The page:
As the food director at Real Simple magazine, responsible for all recipes, Sarah Copeland has lots of opinions — and experience — about writing a high-quality recipe good enough for a national magazine.
A former freelancer and veteran of several magazines, Sarah’s recipes and articles have appeared in Saveur, Food & Wine, Health, Fitness, Better Homes & Gardens, Martha Stewart Living, Oprah Magazine and The Food Network magazine.
Sarah is also the author of The Newlywed Cookbook: Fresh Ideas and Modern Recipes for Cooking With and For Each Other and the James Beard-nominated Feast: Generous Vegetarian Meals for Any Eater and Every Appetite.
Here’s how she got to where she is today, with tips on writing a high-quality recipe:
Q. How long have you been developing recipes?
A. My first opportunity was as an intern at Redbook magazine in 2001. I was starting culinary school. I was really jazzed about creating recipes out of thin air.
Q. What do you mean by “out of thin air?”
A. Well, that’s what I thought I was doing, until I got a little perspective. I would eat something in a restaurant, twist it and make it mine. Then the longer I spent working with cookbook authors and working at magazines and restaurants, I realized that most things have been done before, but we can all bring our own unique spin to them.
That said, there are moments when we may introduce something into the culture that isn’t widely known about or widely used, and when that happens, we feel a little more ownership over the idea.
Q. Can you give an example of that kind of recipe?
A. When I wrote my first cookbook, I stayed in a friend’s house in upstate New York, who was a master gardener. One morning I picked blackberries, and pulled together pancakes from my friend’s pantry. I used yogurt instead of buttermilk, and oats with a little flour, because that’s all the flour he had. Oatmeal Yogurt Pancakes with blackberry Crush became one of my most picked-up recipes, all over Pinterest and in food blogs. Bloggers were using that exact title and it was very clear that it had come from my book.
To pull back, the recipes I made up from my own experience are the most special, the most delicious, and I’m the most proud of those.
Q. Who are your teachers and what have you learned?
A. I learned technique from the restaurant chefs and great food editors I’ve been lucky to work with. I know how to distill a recipe in a way that makes the recipe unique. I spent years learning how to master the classics in cooking school, restaurants and test kitchens, and now have the confidence to veer from that.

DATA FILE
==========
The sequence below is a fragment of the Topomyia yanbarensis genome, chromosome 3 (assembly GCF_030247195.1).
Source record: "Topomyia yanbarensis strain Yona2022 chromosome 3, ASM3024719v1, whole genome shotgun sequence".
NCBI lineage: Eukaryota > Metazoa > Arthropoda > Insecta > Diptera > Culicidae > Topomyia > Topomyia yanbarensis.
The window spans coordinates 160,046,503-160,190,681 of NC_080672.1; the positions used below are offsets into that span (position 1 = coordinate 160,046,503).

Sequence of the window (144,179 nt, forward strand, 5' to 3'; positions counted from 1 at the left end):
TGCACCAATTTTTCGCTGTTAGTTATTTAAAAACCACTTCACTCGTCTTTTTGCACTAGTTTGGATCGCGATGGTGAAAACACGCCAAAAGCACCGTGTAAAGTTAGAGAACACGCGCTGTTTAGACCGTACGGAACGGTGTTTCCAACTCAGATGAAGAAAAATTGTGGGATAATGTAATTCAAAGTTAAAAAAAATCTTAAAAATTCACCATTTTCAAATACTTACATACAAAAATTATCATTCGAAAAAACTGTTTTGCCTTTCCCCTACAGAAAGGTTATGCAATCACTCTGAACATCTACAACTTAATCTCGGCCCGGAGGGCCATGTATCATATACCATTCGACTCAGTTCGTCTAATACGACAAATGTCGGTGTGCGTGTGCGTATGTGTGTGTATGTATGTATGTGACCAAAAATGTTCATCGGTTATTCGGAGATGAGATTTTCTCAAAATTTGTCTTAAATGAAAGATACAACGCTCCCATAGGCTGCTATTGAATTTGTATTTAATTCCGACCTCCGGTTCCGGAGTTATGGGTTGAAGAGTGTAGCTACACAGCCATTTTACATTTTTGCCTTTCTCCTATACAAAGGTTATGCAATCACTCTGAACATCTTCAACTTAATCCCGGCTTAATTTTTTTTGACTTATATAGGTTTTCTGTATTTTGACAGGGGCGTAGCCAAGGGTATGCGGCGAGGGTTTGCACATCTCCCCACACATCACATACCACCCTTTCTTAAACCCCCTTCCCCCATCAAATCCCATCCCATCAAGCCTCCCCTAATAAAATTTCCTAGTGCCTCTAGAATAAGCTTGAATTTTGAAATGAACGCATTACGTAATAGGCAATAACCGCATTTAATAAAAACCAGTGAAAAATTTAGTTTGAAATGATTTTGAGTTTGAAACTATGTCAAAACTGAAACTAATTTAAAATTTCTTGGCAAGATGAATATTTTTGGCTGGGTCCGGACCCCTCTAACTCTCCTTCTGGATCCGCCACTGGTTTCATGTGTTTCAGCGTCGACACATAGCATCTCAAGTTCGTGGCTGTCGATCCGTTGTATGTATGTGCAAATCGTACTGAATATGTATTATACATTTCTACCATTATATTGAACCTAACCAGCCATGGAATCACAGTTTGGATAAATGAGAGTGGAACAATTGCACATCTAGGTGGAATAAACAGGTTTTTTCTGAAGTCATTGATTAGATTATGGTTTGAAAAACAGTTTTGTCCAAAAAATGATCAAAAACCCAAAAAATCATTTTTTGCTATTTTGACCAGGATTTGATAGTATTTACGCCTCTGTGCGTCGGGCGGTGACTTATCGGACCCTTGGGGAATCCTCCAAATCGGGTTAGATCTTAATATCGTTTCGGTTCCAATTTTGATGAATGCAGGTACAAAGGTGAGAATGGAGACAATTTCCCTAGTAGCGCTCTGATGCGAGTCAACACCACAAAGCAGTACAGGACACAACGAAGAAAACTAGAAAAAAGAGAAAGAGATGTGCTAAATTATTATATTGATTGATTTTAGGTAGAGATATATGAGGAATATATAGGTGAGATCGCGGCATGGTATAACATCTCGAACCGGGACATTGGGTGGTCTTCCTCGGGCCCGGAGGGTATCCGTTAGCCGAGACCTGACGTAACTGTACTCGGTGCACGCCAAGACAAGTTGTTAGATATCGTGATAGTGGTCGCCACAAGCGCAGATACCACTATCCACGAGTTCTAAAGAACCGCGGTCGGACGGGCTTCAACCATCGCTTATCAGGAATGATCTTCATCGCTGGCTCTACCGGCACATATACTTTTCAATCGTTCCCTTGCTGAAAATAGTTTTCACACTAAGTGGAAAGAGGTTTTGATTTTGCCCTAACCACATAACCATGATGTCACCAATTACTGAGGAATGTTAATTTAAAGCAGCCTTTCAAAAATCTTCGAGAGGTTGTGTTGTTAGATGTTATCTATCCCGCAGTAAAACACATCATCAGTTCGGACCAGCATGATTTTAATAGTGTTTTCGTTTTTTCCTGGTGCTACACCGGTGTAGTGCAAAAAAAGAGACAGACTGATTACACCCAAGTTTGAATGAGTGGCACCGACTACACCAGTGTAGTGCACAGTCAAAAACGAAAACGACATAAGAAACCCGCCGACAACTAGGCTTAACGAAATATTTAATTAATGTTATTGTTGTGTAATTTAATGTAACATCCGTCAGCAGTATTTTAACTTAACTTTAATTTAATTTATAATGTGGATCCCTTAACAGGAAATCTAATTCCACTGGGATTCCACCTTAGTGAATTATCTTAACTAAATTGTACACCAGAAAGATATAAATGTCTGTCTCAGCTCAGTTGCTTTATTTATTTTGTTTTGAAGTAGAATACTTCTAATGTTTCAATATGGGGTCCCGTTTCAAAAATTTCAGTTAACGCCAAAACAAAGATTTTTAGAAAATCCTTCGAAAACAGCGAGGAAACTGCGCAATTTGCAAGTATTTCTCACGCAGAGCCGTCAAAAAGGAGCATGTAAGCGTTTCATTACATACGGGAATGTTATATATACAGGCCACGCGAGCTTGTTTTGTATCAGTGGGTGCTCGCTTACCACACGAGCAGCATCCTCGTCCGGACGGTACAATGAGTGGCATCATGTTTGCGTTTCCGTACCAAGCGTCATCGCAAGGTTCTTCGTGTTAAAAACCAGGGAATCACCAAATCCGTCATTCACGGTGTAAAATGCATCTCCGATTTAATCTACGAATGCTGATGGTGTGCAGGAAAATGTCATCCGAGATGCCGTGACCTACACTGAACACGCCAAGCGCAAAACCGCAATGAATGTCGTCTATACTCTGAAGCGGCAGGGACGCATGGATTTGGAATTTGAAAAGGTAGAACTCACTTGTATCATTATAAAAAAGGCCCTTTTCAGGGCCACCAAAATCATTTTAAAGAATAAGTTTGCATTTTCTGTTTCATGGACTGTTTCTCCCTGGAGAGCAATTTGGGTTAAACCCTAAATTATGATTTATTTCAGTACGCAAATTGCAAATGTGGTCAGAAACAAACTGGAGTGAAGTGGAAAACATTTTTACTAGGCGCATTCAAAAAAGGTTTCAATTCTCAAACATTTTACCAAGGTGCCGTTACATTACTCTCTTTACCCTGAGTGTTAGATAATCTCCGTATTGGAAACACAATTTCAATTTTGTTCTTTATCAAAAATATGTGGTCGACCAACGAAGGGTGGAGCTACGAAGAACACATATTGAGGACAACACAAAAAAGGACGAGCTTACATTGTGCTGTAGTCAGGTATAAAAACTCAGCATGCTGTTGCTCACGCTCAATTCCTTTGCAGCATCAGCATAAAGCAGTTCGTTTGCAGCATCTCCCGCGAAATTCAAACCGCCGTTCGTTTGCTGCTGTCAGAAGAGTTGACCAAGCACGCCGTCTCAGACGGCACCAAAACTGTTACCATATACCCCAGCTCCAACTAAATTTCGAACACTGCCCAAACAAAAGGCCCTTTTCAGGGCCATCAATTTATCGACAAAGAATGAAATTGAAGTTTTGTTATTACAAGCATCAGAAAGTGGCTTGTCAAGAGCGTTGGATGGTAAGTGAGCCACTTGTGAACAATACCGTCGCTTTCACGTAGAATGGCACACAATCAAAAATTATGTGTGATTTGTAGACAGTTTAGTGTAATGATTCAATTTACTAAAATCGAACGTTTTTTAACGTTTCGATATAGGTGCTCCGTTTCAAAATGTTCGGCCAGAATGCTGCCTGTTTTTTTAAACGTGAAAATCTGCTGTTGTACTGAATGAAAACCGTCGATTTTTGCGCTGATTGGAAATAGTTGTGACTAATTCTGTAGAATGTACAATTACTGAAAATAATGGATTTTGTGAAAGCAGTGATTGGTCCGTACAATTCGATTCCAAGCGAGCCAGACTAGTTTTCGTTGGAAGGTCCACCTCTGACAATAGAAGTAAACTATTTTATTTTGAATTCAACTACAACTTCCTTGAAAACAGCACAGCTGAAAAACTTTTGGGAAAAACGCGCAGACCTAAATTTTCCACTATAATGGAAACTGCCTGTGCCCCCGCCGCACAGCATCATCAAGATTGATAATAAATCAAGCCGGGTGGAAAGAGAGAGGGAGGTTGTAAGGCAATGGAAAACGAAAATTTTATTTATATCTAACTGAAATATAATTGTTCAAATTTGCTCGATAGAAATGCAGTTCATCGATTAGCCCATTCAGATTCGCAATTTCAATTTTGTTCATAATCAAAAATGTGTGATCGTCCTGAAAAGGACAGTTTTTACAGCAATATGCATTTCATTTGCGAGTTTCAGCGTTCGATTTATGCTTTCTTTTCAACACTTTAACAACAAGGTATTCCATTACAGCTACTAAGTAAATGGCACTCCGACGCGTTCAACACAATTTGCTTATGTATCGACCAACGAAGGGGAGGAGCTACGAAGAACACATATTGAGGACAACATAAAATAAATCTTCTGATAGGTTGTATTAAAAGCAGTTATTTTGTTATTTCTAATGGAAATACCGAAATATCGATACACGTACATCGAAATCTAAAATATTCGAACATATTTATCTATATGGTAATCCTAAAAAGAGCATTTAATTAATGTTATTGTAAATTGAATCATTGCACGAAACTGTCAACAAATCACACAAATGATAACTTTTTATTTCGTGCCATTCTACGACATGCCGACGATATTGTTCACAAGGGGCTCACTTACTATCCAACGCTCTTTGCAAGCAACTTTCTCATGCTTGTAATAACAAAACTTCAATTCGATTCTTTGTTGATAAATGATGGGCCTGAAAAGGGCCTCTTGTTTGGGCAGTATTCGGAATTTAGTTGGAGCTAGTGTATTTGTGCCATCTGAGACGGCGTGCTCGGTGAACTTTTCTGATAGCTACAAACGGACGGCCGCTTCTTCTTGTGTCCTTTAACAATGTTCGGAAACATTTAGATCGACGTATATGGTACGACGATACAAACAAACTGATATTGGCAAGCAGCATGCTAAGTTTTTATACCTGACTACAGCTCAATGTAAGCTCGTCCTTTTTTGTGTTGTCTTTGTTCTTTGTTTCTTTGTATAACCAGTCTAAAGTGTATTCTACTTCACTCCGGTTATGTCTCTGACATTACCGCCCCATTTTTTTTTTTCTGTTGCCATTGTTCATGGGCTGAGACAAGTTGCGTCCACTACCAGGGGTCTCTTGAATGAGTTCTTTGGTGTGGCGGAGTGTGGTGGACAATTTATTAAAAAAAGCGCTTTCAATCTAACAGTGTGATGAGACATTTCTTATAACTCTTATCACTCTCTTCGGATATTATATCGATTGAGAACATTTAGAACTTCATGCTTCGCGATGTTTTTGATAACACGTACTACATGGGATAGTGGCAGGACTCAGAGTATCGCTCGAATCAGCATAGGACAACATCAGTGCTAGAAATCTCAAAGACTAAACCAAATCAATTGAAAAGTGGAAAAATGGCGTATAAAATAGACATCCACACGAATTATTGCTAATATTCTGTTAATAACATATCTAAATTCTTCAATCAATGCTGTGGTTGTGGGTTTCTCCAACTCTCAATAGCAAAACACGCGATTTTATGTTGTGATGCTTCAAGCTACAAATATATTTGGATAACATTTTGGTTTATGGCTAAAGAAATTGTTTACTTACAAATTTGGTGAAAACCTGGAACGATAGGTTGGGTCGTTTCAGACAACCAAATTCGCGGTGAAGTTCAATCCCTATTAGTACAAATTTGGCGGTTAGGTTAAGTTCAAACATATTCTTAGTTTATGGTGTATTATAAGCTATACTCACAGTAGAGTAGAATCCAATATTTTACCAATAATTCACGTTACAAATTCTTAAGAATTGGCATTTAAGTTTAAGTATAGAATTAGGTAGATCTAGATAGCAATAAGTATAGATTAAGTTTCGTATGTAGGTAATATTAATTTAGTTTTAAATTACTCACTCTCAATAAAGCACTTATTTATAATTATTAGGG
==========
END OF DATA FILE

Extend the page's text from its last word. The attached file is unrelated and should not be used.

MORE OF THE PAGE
In culinary school, my friends and I would save up our money to eat out. I was experiencing lots of new tastes. When we made truffles in class, I wanted to infuse my cream with rosemary. But the instructor said I had to make classic truffles first, and then I could go home and make rosemary truffles on my own time.
Q. So should food bloggers go to culinary school?
A. No, but they can go to cooking classes, and they can learn from books, television and friends who are classic cooks.
Q. Do you think bloggers can write new, classic or foolproof recipes?
A. I realize that few bloggers have the resources to make béchamel six times before they hit publish. But if they take the time to understand the classic way, it’s easier to do something new.
What’s hard about writing foolproof and classic recipes is it’s very tempting to just Google something with 30 stars and adapt it. But the best reference for doing your homework is still books, because anyone can publish a recipe online.
I don’t think anyone should publish a recipe they’ve only made once. I know that’s the reality of blogging, but it’s especially dangerous with baking. When I worked at the Food Network, the first time we made it it was amazing, but the second time could be a flop. Then I had to figure out what went wrong, and then I made it a third time.
If I want to create a cream puff I know is going to work, I’m not going to the Internet. I’m going to ask myself who are the best five bakers I know, and look at my cookbooks or go to the library. I want to learn from them and then credit them. I’m going to go to Sherry Yard and see how she did it, because she’s so rooted in the skill. She’s done it over and over again.
Q. What are the five books you reference all the time?
A. I’ll break it up by category:
- Crowd pleasing: Mad Hungry by Lucinda Scala Quinn
- Anything French, pastry or baking: Dorie Greenspan’s books
- Whole grain baking: King Arthur Whole Grain Baking
- Troubleshooting: BakeWise and CookWise by Shirley Corriher
- Simplicity and pure deliciousness: Nigel Slater’s cookbooks
Q. What is the best recipe writing process?
A. Writing a good recipe is like writing a report for college. First do your research; second you make sense of your research by organizing it a little and getting rid of something that’s not exciting or interesting, or that’s not going to build on what other people have done; third, get cooking; and fourth, revise.
Q. What about testing?
A. All my recipes have been cross-tested by someone else before publishing. Depending on the project and budget, they’re tested by a professional recipe developer, an intern, a volunteer, dear friends who represent my target audience, or my mom or sister or cousin.
Those extra set of eyes and a once-through in a kitchen other than your own reveal so much. Testers always improve upon the experience for the reader. And people love being in proximity to good food, so I find it’s always easy to find someone eager to give a recipe a run-through.
Bonus: Sarah collected her five favorite five recipes (If you use these you have to credit her!) to share with you:
- Roasted Kale, Broccolini and Chickpea Salad with Ricotta
- Wild Mushroom Goulash
- Thousand-Layer Chocolate Chip Cookies
- Triple Decker Peanut Butter and Pretzel Fudge
- Rhubarb Upside Down Cake
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